Farm Ireland
Independent.ie

Tuesday 22 January 2019

West Kerry grazing and tourism farm may fetch €1m

The house and yard at Gleann Loic
The house and yard at Gleann Loic

Jim O’Brien

In a previous life I used to spend two weeks of every summer on the Dingle Peninsula in the Gaeltacht of Corca Dhuibhne. It left me with sweet memories and an abiding love of the language. It seems almost strange to be writing about the sale of land in such a magical place.

Éamonn McQuinn is the man handling the sale of a 60ac residential farm at Gleann Loic in Dun Chaoin or Dunquin, west of Ballyferriter and overlooking the Blasket Islands.

Off the R559 and 15km west of Dingle, the land rises up behind the pier at Dun Chaoin and the famous

Krugers’ pub climbing to a height known as Mount Eagle looking out over the Atlantic.

The setting is spectacular in sight of An Blascaod Mór and not far from the Ionad Oidhreachta or the interpretative centre dedicated to the Blaskets.

The residence on the holding is accessed by an avenue from the public road leading to the farmstead at the middle of the holding. A substantial two-storey house with an extension to the rear of the dwelling is in good condition throughout with accommodation that includes five bedrooms, two bathrooms, a fitted kitchen, a sitting room and a TV room.

The view of the Blasket Islands in the distance
The view of the Blasket Islands in the distance

Like all traditional farmhouses it has an orchard close by the house populated by apple and pear trees.

An older dwelling no longer in use is also located on the farmyard and, given the popularity of the area in terms of tourists and people seeking to immerse themselves in the Irish language, the building should have development potential.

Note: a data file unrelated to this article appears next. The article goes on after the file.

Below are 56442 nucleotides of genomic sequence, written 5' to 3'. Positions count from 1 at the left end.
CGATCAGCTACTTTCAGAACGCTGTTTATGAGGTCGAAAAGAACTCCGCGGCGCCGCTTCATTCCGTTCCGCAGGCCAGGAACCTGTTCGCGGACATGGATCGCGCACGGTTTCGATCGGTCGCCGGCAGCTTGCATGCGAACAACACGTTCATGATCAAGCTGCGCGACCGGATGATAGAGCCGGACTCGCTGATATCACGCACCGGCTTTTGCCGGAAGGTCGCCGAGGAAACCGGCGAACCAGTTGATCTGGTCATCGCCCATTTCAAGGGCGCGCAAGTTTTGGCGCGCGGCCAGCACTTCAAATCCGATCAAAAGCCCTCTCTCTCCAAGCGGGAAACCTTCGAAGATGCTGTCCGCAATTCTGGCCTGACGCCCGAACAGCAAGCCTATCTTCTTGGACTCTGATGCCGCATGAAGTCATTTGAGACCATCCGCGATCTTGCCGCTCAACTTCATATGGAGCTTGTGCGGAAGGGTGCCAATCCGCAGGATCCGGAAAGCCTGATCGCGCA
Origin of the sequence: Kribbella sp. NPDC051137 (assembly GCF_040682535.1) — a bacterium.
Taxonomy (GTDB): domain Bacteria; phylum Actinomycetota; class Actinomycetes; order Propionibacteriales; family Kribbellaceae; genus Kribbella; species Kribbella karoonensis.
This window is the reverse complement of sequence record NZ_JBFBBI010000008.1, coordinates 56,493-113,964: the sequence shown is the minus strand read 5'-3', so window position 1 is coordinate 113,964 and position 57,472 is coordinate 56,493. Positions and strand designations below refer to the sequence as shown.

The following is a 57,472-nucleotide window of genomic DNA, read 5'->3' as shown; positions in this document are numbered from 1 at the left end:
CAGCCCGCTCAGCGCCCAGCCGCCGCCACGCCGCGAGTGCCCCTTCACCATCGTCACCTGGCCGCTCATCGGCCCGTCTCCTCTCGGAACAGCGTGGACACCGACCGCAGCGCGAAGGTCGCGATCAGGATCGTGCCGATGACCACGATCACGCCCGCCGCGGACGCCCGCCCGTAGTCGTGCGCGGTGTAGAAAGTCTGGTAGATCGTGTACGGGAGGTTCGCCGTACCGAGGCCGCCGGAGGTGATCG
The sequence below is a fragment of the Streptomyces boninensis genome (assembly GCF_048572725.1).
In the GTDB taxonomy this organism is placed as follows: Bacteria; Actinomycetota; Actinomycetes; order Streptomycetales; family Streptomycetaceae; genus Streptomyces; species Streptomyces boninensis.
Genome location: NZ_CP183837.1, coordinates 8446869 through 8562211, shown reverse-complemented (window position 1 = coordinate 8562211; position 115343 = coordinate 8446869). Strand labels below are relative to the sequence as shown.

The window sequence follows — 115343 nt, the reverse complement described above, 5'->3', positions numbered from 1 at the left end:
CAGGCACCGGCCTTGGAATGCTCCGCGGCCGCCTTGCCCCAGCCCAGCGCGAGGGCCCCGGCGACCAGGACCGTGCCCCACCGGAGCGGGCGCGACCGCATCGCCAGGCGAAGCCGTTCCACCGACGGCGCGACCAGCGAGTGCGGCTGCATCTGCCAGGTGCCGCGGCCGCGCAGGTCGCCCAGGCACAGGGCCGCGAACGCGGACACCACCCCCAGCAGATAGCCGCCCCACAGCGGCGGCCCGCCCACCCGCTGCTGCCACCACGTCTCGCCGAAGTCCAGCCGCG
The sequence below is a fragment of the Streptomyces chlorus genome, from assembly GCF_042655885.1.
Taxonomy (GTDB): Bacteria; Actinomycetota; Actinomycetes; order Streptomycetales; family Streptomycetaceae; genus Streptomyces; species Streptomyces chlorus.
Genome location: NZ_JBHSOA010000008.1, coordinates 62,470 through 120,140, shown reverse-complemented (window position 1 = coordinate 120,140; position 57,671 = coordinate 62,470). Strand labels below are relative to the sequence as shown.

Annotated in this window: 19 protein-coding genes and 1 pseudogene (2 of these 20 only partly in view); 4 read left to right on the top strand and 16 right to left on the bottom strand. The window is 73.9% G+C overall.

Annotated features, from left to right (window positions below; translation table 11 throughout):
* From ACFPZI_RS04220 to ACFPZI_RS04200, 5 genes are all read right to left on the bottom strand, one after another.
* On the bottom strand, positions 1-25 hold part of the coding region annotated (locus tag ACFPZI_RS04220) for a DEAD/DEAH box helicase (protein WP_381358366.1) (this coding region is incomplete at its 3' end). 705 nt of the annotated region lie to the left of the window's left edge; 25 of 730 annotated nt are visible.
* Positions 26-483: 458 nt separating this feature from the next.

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The substantial modern farmyard set on an extensive concrete apron includes a three-column slatted shed.

The place also has planning permission for a sheep house with capacity for 100 sheep.

This permission is in place since 2017.

Grazing

Older farm buildings include a round roof shed with double lean-to and a range of dated but useful stone outbuildings.

In total about 40ac of the land is good quality grazing ground with around 20ac of good mountain land.

Up to 500 trees have been planted around the bounds giving good shelter. A 4ac commonage share is included in the sale.

According to Eamonn McQuinn, the property has potential on a number of levels, from the perspective of farming, rural tourism, heritage and language tourism.

Mr McQuinn points out that land in this area is rarely seen on the market and given its potential in terms of tourism and development a price tag of €1m seems appropriate for this property.

Indo Farming





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